"Real. It's a word that means so much, it doesn't mean anything anymore." By the time novelist Leo Richter makes this pronouncement near the end of Fame, the reader will almost certainly agree with his sentiments. Daniel Kehlmann's novel can be read, in many ways, as an extended exploration of the distinctions between artifice and reality or, more precisely, between story and "real life," whatever that consists of. Defining that distinction - only to blur it again repeatedly - is the ongoing project of Kehlmann's brilliantly playful novel, the thread that unites nine stories into a fascinating whole.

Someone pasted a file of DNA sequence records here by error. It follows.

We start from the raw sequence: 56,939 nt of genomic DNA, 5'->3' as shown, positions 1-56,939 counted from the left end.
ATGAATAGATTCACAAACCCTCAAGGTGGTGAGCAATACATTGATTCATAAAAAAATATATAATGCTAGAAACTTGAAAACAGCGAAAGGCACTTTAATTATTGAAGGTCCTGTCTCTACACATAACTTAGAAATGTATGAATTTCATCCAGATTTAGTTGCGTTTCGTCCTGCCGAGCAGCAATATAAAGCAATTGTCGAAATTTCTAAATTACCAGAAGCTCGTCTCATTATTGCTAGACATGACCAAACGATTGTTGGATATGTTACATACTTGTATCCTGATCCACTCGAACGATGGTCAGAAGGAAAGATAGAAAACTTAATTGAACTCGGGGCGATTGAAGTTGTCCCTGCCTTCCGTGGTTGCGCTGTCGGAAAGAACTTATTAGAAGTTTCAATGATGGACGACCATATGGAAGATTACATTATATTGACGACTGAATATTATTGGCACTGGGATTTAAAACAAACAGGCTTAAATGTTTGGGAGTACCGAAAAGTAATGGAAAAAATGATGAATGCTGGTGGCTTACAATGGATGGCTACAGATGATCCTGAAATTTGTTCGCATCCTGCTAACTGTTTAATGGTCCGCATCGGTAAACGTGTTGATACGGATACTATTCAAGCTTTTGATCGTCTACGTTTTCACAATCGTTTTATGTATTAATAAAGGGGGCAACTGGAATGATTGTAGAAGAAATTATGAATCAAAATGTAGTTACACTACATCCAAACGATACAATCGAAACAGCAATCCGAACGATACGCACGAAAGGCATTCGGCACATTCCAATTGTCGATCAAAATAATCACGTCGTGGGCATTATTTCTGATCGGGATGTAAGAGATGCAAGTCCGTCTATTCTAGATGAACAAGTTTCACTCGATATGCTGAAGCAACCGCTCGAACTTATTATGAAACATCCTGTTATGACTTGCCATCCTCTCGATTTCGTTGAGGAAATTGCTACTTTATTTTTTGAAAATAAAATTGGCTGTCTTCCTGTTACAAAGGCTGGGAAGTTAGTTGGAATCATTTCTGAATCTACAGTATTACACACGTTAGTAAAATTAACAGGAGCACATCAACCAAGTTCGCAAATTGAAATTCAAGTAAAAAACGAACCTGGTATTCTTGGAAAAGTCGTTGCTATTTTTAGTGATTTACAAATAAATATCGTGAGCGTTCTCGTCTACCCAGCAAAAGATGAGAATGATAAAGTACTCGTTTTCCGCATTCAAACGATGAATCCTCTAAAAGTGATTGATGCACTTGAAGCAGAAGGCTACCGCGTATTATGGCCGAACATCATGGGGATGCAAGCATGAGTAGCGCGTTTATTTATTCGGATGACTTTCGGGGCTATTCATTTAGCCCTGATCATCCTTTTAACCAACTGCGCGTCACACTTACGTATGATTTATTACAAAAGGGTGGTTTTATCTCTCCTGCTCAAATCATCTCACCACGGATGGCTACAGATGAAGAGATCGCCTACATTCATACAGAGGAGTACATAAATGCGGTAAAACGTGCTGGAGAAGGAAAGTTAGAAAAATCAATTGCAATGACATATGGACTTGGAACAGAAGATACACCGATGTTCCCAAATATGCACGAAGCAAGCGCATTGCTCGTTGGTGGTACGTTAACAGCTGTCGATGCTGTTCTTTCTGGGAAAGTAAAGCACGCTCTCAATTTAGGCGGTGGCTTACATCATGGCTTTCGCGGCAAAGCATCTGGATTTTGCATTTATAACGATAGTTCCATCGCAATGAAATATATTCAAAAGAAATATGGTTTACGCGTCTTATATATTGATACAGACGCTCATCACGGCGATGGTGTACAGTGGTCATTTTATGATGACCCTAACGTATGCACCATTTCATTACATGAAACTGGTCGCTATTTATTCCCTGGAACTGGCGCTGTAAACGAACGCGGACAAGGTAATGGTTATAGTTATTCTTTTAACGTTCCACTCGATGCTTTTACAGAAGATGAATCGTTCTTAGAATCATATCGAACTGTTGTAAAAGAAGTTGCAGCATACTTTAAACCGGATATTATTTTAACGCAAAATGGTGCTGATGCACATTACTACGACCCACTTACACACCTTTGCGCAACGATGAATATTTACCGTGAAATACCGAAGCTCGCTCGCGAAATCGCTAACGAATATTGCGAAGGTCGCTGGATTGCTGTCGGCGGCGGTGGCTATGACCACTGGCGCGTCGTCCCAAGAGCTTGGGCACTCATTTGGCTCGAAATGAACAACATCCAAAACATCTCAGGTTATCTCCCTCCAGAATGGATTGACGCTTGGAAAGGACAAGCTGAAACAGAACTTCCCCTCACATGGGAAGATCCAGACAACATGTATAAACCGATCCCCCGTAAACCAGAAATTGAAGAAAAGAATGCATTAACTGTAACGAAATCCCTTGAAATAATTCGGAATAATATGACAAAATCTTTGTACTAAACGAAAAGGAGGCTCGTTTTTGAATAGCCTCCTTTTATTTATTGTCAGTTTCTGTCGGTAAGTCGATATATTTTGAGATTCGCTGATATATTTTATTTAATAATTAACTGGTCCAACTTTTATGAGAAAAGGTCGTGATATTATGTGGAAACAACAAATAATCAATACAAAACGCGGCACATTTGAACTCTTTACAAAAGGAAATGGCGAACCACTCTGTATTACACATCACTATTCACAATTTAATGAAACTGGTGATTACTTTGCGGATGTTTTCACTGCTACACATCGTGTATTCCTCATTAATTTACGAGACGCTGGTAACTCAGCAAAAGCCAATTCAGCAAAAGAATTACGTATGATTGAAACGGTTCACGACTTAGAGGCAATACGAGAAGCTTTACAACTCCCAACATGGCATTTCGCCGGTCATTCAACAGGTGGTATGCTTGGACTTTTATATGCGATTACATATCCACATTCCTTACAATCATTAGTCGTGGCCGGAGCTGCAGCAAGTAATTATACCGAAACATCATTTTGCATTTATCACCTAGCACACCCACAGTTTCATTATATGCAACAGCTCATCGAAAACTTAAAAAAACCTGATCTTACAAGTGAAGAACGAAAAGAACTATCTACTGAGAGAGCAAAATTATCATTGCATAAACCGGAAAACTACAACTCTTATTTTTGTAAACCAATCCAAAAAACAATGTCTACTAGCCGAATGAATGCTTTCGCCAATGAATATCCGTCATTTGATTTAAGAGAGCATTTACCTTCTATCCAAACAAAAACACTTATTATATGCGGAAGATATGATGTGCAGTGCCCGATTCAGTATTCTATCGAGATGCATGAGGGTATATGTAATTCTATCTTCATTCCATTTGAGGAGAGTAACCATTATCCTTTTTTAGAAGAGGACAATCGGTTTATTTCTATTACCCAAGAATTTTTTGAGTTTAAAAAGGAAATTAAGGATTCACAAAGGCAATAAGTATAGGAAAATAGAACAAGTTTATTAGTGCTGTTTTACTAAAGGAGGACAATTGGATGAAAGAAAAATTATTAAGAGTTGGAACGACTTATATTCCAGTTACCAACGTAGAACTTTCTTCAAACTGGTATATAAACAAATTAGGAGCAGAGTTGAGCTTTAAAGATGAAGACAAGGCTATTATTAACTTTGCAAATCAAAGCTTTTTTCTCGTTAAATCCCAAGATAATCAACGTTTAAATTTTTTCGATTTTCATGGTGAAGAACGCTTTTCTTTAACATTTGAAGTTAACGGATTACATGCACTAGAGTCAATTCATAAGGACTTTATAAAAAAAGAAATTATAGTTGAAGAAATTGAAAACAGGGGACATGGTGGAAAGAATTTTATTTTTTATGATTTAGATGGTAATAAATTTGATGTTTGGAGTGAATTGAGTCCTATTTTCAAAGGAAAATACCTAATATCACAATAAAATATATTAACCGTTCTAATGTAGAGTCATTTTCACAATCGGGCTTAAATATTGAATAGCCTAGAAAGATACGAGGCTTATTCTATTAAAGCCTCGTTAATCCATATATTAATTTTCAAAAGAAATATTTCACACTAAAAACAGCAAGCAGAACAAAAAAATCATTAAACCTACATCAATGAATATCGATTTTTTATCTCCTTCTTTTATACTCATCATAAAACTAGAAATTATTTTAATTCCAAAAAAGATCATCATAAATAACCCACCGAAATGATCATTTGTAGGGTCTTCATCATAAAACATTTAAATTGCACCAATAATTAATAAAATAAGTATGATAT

Disorientation is also a theme that runs throughout Fame - for the reader as much as for the characters who populate its pages. In the opening vignette, a man named Ebling finally breaks down and purchases a cell phone, only to discover that the number he's been assigned seems to ...
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Southern Gothic fantasy with a contemporary flare set in Savannah
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